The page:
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Technology for Kids

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Techno Manners Basics for Kids

These manners can be shared with kids of all ages:

  • Cell phones

           o   The people you’re with in person come first.  If you must take a call, excuse yourself and keep it short.

           o   Keep your volume low so that not everyone around you is forced to listen in.

           o   Turn off the ringer when you’re in a public place—store, waiting area, library—or on public transportation.

           o   Turn your phone off: church, concerts, theaters, school, and anywhere else your phone may disturb others.

  • Email and texting

           o   Read everything over before clicking “send.”  There’s no way to get it back once it’s gone.

           o   Write only what you’re willing to have all the world see.  Once it’s been sent, it’s out of your control.

           o   Respect others’ privacy.  Don’t forward private messages.

           o   If you’re angry about something, wait until you’ve calmed down to send anything regarding the topic.

  • Social networking

           o   Be careful what you post.  On some sites, pages can be seen by anyone.

           o   If you want to post photos of others, ask their permission first.

           o   Don’t accept friend requests from people you don’t know.

           o   It’s alright to ask others to remove a photo or comment about you from their page, or to delete something someone posted from your own page.

           o   It’s never okay to contribute to or visit pages that make fun or a classmate or acquaintance.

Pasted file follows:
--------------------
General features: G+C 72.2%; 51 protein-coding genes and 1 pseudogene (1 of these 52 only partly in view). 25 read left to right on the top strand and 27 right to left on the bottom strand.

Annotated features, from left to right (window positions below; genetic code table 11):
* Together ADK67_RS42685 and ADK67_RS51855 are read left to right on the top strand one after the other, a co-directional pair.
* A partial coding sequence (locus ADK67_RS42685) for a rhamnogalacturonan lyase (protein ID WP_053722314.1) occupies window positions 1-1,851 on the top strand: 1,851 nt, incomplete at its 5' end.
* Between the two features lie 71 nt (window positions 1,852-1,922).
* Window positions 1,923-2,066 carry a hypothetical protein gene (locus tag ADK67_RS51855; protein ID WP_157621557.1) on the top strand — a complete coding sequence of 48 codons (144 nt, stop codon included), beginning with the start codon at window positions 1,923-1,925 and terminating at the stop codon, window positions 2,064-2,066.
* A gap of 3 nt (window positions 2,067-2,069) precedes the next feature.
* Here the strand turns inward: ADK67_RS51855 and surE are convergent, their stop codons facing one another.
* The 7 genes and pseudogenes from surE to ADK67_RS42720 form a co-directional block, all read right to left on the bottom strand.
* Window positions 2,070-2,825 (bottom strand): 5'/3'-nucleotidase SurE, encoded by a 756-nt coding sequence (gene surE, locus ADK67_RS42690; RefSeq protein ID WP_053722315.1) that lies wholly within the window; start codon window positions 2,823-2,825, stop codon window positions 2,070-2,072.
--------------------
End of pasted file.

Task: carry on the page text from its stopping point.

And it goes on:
• Music players and portable games

           o   Take both earbuds out when you’re in a conversation or dealing with a service person.

           o   Take earbuds out when there is a safety issue: biking, skiing, running, or when someone might need to get your attention.

           o   Keep the volume down in public places.

           o   Do NOT play games while you’re in a conversation with others.

Cyberbullying and Sexting

Bullying is an unfortunate fact of middle school life and it’s not limited to the playground.  Cyberbullying is using a social network site, Twitter, email, texts, or voice mail to intimidate or malign another.  Sexting is posting or texting sexually explicit material about or to someone.  Both forms of harassment can have dire consequences for the victim.  Be sure your kids know that if they experience or are aware of cyberbullying or sexting, they should let a responsible adult know immediately.



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